The conflict perspective is one of two major sociological theories. Also known as the "conflict model," it gives sociologists explanations for happenings in history and in society.The conflict perspective was planned by Karl Marx (classical founders of social science) in the middle 1800s. It is totally based upon the work of Karl Marx even though there are many scholars who have contribute in developing this perspective. Marx believed that conflict defined the happenings of society. His conflict perspective believed that the class conflict and class exploitation as the major moving forces in history.
This view was revived by C Wright Mills, Lewis Coser, Raymond Aron, Dahrendorf and others. They see a society as held together through the power of dominant groups or classes. C. Wright Mills's views, (the founder of modern conflict theory) in social structures are created through conflict between people with differing interests and resources.
Conflict theory generally surrounds the idea that most struggles in society happen because of conflicts between different social classes or groups.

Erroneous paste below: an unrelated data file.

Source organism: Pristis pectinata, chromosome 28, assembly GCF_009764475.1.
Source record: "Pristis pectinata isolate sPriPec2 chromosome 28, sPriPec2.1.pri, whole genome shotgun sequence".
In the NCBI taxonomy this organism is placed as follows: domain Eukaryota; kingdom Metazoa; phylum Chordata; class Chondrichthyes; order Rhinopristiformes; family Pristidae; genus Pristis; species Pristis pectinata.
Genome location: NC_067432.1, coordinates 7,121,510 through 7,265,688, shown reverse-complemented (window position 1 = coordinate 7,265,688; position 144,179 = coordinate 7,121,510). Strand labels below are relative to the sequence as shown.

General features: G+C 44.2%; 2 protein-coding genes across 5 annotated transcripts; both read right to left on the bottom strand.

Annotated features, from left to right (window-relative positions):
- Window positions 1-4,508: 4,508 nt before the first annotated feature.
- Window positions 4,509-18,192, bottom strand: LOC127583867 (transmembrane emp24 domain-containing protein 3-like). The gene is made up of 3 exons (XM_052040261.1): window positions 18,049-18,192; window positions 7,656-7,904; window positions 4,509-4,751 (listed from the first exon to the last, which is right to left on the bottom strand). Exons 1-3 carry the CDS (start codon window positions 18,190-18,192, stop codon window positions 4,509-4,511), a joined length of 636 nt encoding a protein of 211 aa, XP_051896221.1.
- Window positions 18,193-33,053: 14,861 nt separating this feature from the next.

Each group struggles to achieve more resources and because resources are limited, they must struggle with other groups.
Groups try to protect their own interests, therefore blocking the progress of other groups.
Individuals have aggressive impulses and these impulses are expressed in all relationships.
Karl Marx (1818-1883): as a humanist, Marx wanted all individuals to reach their full human potiential. He belived that capatilism was economic system design to keep power in the hands of the few ,the owner of the means of the production, while the masses were forced to abide by a social system created by the privileged.Marx believed that all of history is characterized by an economics struggle between the haves and the have-nots. Marx was attempting to combine material and ideal factors or structural and cultural factors, and to illustrate their mutual relationship. The importance that Marx placed on using the historical method reflects his evolutionary ideas about human society. He explained how humans separated themselves from animals once they consciously realized that they could produce their own means of subsistence, rather than depending on what nature provided.